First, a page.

From internationally renowned family consultant Kim John Payne comes an eloquent guide that seeks to help parents reclaim for their children the space and freedom that all kids need for their individuality to flourish.
Today’s busier, faster, supersized society is waging an undeclared war . . . on childhood. As the pace of life accelerates to hyperspeed–with too much stuff, too many choices and too little time–children feel the pressure. They can become anxious, have trouble with friends and school, or even be diagnosed with behavioral problems. Now, in defense of the extraordinary power of less, internationally renowned family consultant Kim John Payne helps parents reclaim for their children space and freedom that all kids need, allowing their children’s attention to focus and their individuality to flourish.
Based on Payne’s twenty year’s experience successfully counseling busy families, Simplicity Parenting teaches parents how to worry and hover less–and how to enjoy more. For those who want to slow their children’s lives down but don’t know where to start, Payne offers both inspiration and a blueprint for change.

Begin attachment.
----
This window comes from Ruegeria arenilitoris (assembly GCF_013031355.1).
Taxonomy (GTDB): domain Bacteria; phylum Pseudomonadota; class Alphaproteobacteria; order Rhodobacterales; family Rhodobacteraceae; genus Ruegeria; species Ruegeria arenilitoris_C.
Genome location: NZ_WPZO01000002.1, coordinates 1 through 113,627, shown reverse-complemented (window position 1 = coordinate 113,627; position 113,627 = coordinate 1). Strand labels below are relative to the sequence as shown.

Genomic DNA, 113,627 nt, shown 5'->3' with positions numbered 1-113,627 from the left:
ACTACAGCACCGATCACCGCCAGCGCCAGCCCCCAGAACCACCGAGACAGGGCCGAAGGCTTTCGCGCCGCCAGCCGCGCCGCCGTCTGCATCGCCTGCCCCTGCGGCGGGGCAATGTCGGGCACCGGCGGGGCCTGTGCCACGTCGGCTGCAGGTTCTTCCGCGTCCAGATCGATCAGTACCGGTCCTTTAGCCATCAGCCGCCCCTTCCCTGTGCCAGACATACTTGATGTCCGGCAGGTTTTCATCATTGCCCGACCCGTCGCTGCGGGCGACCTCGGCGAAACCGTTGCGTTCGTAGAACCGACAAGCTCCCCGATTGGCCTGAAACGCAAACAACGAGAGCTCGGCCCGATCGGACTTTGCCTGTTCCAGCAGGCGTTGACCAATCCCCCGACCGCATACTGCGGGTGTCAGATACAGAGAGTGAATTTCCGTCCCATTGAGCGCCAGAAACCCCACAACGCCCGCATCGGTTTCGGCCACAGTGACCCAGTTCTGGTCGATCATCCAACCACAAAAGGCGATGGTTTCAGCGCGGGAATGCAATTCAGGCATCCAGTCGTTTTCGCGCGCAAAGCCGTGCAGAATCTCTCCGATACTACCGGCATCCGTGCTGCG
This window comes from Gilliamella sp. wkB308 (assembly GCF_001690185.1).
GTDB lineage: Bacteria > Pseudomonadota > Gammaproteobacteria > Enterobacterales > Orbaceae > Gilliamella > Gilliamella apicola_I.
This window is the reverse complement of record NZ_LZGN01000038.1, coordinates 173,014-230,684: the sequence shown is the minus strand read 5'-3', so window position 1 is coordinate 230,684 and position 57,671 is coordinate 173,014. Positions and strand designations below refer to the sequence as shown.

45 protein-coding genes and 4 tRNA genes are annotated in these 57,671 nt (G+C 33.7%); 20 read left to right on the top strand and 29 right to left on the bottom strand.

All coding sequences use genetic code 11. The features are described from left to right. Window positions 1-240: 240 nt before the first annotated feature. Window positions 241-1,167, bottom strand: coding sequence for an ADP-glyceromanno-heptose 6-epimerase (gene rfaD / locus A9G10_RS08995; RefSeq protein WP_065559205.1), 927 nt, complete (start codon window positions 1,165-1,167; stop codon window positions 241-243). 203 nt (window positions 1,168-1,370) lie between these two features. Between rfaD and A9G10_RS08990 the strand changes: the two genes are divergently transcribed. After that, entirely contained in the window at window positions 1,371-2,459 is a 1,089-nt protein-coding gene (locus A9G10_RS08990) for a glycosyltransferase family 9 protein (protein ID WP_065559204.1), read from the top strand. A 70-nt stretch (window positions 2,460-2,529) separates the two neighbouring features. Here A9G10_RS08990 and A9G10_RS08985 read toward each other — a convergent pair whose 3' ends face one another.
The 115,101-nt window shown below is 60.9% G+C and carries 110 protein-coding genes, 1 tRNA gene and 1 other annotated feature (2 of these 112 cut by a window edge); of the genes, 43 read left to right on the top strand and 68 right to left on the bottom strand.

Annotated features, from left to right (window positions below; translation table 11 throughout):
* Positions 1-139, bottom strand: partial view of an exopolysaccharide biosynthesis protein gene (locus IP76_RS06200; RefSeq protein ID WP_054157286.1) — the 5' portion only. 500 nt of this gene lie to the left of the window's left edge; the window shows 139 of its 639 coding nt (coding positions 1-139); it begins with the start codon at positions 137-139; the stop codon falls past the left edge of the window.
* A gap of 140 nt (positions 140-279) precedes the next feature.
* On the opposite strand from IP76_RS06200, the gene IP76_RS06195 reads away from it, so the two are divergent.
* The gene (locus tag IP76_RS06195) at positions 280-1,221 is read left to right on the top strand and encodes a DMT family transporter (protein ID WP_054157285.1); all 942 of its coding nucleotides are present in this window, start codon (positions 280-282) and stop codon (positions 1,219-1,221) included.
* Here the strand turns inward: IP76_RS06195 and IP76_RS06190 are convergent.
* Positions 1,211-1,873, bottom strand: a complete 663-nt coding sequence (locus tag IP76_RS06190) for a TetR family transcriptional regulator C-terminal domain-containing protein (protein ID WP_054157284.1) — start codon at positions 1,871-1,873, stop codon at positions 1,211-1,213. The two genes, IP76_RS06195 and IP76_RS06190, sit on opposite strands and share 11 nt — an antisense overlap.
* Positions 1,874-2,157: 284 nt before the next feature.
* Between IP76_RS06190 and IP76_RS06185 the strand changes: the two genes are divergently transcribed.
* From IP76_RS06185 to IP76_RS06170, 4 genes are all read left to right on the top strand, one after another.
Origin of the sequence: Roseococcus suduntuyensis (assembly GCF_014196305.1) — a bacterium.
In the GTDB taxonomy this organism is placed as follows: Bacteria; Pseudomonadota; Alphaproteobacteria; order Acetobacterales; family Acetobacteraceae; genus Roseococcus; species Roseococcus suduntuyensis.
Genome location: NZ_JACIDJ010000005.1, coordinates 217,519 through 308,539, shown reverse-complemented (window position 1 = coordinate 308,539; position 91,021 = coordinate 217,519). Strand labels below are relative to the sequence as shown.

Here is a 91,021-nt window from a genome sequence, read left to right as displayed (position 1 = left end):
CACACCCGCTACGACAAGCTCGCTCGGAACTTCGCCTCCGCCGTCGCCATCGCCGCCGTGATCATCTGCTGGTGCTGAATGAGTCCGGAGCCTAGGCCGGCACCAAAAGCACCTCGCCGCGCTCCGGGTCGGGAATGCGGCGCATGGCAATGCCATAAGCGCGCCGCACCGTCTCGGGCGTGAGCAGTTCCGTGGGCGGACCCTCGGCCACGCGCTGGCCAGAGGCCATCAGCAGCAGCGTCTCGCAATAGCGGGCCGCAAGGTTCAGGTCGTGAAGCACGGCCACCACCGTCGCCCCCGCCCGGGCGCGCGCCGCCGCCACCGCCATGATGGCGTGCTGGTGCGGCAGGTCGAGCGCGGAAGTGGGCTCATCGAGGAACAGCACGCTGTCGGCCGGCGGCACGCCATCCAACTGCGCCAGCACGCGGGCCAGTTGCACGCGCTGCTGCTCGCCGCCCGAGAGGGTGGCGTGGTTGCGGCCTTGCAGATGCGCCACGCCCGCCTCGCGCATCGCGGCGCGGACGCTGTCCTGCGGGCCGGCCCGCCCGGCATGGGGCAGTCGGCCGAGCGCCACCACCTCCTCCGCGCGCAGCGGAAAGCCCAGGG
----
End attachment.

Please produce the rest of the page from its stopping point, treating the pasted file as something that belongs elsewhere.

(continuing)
- Streamline your home environment. The average child has more than 150 toys. Here are tips for reducing the number of toys, books, and clutter–as well as the lights, sounds, and general sensory overload that crowd space young imaginations need in order to grow.
- Establish rhythms and rituals. Predictability (routines) and transparency (knowing the day’s plan) are soothing pressure valves for children. Here are ways to ease daily tensions, create battle-free mealtimes and bedtimes, and tell if your child is overwhelmed.
- Schedule a break in the schedule. Too many activities may limit children’s ability to motivate and direct themselves. Learn how to establish intervals of calm in your child’s daily torrent of constant doing–and familiarize yourself with the pros and cons of organized sports and other “enrichment” activities.
- Scale back on media and parental involvement. Back out of hyper-parenting by managing your children’s “screen time” to limit the endless and sometimes scary deluge of information and stimulation.